Grow your own herbs and grass for cats

Grow your own herbs and grass for cats

I decided to grow my own grass for cats in a beautiful and functional cat garden to push my eco-lifestyle even more. How to plant and care for cat grass? Why cats need grass? What plants are safe for a cat?

I have prepared for you a detailed step-by-step instruction on how to Grow cat grass and care for your cat garden. It’s super cheap and eco-frienldy!

Why do cats like to eat grass

Cats are strictly carnivores, and their digestive system is designed only to digest meat. Why are cats so eager to nibble on grass when they vomit after it? A cat instinctively eats grass to clear its digestive tract of undigested food debris, fur balls, and parasites. All those staffs can be excreted along with the grass in the vomit.

While feeding your cat grass is a natural way to remove hairballs and worms, it is not enough. The hairballs are dangerous to the cat’s health and may manifest itself in constipation, lethargy, or vomiting undigested food. You can learn about effective and healthy solutions for your cat’s hairball problem in my article What are hairballs and how to prevent them.

Not all grasses are safe for cats

Avoid buying ready-made “cat grass” in the stores, which are often sharp and dangerous to your cat’s health.

In grocery stores and DIY stores, I have met a plant sold as “cat grass”, which is actually a decorative plant dangerous for cats, with the Latin name Cyperus alternifolius zumula (also called “papyrus”). Remember to always check the label on the plant and never buy cat grass that does not include the name of the plant species on the label.

What plants can be planted in the cat garden

The most popular healthy cat grasses are:

  • barley,
  • wheat,
  • rye,
  • oats (loved by my cat Apollo).

You can buy them very cheaply at your local garden store. If you are purchasing a ready-made seed mixture, be sure to look for signs of mold or rotting

In addition to the above-mentioned grasses, we can also plant herbs for the cat, for example catnip (Latin Nepeta cataria) and valerian (Latin Valeriana officinalis).

Grow grass for cats in 5 steps

Grow cat grass by yourself. It is simple, cheap and eco-friendly!

Step 1 – Materials

To create a cat garden, you will need:

  • Soil,
  • Flowerpot – preferably wide and not very tall,
  • Seeds, e.g. oats, wheat and catnip.
  • Optionally: drainage, e.g. expanded clay or coarse gravel.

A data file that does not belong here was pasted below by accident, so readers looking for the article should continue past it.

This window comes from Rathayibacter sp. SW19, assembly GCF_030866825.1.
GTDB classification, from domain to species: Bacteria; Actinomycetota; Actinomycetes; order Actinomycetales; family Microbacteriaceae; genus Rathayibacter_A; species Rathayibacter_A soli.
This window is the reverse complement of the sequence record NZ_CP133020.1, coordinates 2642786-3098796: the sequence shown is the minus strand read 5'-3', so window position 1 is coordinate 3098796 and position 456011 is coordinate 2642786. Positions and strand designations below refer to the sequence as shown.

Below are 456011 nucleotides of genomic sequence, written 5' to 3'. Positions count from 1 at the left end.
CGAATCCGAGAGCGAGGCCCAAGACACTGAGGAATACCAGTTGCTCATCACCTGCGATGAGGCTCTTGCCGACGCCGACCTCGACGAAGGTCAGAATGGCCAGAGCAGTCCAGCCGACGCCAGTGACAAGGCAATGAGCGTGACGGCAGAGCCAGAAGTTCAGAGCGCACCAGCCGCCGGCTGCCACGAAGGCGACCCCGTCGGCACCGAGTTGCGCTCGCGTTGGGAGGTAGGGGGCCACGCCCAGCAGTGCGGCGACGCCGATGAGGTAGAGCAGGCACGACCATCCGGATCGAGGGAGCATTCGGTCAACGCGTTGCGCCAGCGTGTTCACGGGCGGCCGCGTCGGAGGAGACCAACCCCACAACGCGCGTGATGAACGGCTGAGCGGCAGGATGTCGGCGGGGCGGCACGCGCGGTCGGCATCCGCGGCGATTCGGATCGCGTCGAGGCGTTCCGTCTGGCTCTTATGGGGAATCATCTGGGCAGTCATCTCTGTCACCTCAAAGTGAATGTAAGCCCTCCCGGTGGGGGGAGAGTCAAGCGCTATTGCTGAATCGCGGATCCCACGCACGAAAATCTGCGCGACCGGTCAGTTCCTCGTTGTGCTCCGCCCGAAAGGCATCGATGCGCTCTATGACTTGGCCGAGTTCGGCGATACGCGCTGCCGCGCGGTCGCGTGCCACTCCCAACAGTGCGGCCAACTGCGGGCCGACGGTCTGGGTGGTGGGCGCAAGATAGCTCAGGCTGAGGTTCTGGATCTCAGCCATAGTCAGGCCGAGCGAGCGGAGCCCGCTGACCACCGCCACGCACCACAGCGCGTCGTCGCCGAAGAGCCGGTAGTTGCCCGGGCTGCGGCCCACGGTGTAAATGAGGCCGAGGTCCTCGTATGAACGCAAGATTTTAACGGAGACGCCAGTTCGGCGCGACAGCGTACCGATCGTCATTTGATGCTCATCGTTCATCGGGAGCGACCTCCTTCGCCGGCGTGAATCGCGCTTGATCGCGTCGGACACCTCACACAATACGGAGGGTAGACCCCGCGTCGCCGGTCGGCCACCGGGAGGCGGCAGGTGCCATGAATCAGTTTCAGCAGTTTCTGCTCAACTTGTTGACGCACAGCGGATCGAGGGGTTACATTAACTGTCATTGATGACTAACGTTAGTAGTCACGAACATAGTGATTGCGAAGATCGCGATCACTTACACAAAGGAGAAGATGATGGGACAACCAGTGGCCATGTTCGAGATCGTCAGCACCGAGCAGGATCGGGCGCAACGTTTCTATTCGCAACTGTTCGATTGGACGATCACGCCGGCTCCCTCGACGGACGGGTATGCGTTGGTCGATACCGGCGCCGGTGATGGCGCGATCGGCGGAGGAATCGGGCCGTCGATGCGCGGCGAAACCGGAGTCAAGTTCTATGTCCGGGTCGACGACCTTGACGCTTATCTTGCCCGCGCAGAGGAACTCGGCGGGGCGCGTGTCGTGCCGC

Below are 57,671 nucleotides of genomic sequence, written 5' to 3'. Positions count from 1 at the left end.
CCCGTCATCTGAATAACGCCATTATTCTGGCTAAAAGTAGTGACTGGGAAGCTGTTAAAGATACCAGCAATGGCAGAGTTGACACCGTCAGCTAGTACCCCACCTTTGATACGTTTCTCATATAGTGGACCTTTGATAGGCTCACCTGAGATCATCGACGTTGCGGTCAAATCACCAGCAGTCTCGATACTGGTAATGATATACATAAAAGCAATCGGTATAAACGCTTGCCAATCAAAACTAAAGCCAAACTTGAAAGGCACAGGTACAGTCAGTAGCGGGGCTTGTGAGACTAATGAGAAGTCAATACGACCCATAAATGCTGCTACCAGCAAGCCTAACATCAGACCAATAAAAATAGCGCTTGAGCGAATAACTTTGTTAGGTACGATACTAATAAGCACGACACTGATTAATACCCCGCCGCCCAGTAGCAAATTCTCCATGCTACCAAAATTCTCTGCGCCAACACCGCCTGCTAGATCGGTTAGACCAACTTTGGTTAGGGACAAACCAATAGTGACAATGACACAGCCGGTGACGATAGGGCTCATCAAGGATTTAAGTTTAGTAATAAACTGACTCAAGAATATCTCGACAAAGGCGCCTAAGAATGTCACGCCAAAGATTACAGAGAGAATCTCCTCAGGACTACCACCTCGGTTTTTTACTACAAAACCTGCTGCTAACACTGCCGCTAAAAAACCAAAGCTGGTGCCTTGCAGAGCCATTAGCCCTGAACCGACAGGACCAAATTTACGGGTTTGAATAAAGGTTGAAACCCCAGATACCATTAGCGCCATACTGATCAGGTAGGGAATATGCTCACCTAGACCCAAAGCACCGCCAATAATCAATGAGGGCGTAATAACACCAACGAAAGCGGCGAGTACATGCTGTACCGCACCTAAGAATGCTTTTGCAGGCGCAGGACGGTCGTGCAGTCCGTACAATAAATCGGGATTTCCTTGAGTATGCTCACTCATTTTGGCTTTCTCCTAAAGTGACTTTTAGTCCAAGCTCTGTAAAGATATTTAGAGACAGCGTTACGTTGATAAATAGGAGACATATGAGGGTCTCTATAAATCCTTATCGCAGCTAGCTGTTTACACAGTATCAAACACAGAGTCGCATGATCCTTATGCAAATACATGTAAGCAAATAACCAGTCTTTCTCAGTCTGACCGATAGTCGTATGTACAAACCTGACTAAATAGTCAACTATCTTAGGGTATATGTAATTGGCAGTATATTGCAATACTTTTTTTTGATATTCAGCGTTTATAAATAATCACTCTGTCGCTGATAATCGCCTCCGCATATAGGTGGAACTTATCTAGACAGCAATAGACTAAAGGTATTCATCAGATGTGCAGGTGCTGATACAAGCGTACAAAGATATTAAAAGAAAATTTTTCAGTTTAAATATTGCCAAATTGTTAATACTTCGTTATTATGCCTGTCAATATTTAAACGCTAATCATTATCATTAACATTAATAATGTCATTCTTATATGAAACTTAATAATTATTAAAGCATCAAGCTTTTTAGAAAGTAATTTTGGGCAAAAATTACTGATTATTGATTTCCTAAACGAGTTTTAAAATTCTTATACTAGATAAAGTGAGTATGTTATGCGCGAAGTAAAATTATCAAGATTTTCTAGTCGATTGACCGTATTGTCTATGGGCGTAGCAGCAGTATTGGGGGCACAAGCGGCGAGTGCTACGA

Step 2 – Drainage layer

Fill the bottom of the pot with expanded clay or coarse gravel. Such drainage will create an air-entraining layer and will prevent root rot.

Step 3 Soil layer

Pour 5-10 cm of soil onto the drainage.

Step 4 – Seeds

Sprinkle the ground with seeds, cover them with a thin layer of soil (up to 1 cm) and gently water them. Thanks to the thin soil, the seeds will sprout faster. Finally, gently water the seeds with water so that the soil is slightly damp but not a bog.

Step 5 – Water and sun

Place the pot in a sunny location and water regularly to keep the soil constantly moist (but not wet).

Cat grass begins to sprout after about 2-4 days, and after 1 week you can give your cat free access to the pot with the cat garden. Remember to water your garden regularly and trim the grass if it grows too tall.

Avoid fertilizing the grass, as the fertilizer on the blades can be dangerous to your cat. The cat does not get any nutrients from the grass, so there is no need to fertilize it.

BONUS – Garden renewal

If the grass is no longer fit for use (e.g. has withered), pull it out together with the roots. Try to leave a drainage layer at the bottom of the pot and as much soil as possible, because there is no need to spend money on it again.

Then go to step 3 and follow my instructions.

Grow cat grass VS Nibbling other plants

If you don’t provide your cat with a cat grass, it may start to nibble at other house plants. So giving your cat cat grass can save your plants from damage, but also can save your cat’s health. Unfortunately, many common indoor plants are poisonous to the cat. In addition to the toxicity of the plants themselves, it is also worth remembering that pesticides can also be dangerous to the health of the cat. If you go out with your cat, do not let it nibble on the plants while walking.

If you suspect that your cat is poisoned, see your vet immediately. Try to identify which plant the cat was nibbling as it may help to save your cat’s life.

Share on social media

I encourage you to show off your cat garden on Facebook or Instargam. Don’t forget to use the hashtag #CraftWithApollo and tag us @apollofluffycat 🐈

Other ECO topics
Check the ECO section for articles on eco-lifestyle and reviews of sustainable products for cats.

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What do You think?

I would love to see your thought, suggestions and questions in the comments below!

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Join my community of mindful cat parents 🐾

Don’t forget to follow Apollo Fluffy Cat on Instagram, Facebook and YouTube.
For you, it is less than a minute, and for me it is a sign that what I am doing makes sense ❤️

To create a friendly green space for you and your cat, always check that the plant is not included in the list of plants toxic to cats.On the ASPCA website you will find the large catalog of plants that are poisonous or irritating to cats and dogs.

Joanna z Apollo Fluffy Cat

I am Joanna and together with my cat Apollo, I create the Apollo Fluffy Cat blog, where I share my experiences and knowledge about cats and ecology so that you can learn how to become a better and more mindful cat parent! You can found more about me, Apollo and our blog's mission on the "About Us" page.

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